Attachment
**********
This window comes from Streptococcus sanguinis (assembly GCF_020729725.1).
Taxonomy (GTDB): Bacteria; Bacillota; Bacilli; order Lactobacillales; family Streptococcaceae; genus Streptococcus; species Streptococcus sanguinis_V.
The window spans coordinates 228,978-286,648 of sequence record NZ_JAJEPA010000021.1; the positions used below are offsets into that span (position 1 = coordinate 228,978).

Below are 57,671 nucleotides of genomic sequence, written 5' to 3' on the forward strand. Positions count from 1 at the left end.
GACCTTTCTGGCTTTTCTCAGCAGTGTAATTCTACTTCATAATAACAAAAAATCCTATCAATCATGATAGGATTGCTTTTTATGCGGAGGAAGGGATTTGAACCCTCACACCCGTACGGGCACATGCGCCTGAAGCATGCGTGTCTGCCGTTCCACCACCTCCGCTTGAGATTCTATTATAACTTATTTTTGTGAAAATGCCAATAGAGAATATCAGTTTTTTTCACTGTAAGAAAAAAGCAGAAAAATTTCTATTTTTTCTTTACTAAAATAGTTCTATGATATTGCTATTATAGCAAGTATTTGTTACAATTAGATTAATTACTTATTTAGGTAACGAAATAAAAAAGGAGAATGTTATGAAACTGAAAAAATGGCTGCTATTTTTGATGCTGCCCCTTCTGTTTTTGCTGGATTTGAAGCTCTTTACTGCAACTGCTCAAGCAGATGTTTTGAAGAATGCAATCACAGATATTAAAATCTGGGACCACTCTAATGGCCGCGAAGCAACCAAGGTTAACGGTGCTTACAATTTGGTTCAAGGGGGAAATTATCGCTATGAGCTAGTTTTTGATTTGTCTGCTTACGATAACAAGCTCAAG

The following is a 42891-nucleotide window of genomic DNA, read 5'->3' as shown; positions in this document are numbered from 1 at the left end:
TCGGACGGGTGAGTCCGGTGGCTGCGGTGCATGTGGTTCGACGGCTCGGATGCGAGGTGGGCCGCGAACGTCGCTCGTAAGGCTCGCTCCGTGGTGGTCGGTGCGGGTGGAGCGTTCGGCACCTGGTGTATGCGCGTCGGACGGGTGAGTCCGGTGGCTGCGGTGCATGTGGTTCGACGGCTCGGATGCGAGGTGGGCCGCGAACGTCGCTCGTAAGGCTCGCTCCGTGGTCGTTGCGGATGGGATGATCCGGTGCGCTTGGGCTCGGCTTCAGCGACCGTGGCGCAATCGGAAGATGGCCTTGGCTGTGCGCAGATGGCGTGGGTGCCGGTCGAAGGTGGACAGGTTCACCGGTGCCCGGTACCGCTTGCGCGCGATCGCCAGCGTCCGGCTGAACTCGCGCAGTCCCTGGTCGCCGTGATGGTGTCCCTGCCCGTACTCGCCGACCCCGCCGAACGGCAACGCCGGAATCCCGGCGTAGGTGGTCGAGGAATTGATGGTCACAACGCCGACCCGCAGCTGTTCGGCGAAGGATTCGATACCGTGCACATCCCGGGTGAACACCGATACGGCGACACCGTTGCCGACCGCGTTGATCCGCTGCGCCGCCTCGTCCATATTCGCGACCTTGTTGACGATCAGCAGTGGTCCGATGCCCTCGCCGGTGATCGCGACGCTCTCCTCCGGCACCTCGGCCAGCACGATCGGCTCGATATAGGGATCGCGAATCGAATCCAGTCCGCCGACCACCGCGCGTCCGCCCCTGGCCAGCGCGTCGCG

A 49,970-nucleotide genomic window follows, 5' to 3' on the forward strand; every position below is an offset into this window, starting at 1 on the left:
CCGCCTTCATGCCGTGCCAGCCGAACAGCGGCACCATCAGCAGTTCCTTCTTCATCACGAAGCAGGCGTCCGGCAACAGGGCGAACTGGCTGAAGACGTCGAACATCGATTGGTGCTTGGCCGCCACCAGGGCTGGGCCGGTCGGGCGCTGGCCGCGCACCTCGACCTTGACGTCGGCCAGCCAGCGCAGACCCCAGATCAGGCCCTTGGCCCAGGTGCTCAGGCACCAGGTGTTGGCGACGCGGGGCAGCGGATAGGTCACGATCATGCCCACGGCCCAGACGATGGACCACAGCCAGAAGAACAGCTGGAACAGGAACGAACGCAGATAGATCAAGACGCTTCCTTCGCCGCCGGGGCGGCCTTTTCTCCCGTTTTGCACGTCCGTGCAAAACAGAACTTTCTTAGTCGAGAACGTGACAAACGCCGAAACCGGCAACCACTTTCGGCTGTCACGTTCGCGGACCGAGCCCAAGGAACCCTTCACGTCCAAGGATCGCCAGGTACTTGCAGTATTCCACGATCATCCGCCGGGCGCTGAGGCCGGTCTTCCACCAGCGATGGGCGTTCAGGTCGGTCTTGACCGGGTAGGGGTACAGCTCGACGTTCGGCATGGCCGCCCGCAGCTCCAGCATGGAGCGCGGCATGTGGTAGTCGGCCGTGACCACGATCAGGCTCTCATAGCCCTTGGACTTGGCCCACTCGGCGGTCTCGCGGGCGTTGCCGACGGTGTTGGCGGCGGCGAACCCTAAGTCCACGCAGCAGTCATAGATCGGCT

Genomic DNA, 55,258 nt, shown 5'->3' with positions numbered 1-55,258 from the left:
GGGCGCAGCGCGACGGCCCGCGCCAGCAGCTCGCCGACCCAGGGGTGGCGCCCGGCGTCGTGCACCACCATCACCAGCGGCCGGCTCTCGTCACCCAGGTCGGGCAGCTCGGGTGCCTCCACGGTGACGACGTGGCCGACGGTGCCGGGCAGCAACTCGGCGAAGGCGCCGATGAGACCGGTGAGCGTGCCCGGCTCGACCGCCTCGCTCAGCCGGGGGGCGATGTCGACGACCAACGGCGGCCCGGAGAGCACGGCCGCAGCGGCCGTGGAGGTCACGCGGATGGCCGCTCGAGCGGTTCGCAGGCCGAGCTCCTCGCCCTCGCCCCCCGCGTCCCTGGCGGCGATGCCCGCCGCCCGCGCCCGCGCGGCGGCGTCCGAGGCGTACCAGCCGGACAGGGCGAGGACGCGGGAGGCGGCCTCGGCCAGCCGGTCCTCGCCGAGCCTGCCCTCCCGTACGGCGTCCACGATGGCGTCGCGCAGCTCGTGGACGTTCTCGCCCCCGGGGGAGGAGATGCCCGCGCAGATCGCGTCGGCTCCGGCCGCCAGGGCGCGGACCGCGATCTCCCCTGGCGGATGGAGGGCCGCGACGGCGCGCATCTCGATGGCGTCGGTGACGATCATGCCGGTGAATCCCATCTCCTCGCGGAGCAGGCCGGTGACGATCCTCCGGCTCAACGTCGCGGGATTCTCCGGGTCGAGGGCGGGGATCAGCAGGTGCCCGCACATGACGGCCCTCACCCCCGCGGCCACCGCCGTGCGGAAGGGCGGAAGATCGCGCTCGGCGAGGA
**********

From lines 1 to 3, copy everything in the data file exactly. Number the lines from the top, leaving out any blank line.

This window comes from Streptococcus sanguinis (assembly GCF_020729725.1).
Taxonomy (GTDB): Bacteria; Bacillota; Bacilli; order Lactobacillales; family Streptococcaceae; genus Streptococcus; species Streptococcus sanguinis_V.
The window spans coordinates 228,978-286,648 of sequence record NZ_JAJEPA010000021.1; the positions used below are offsets into that span (position 1 = coordinate 228,978).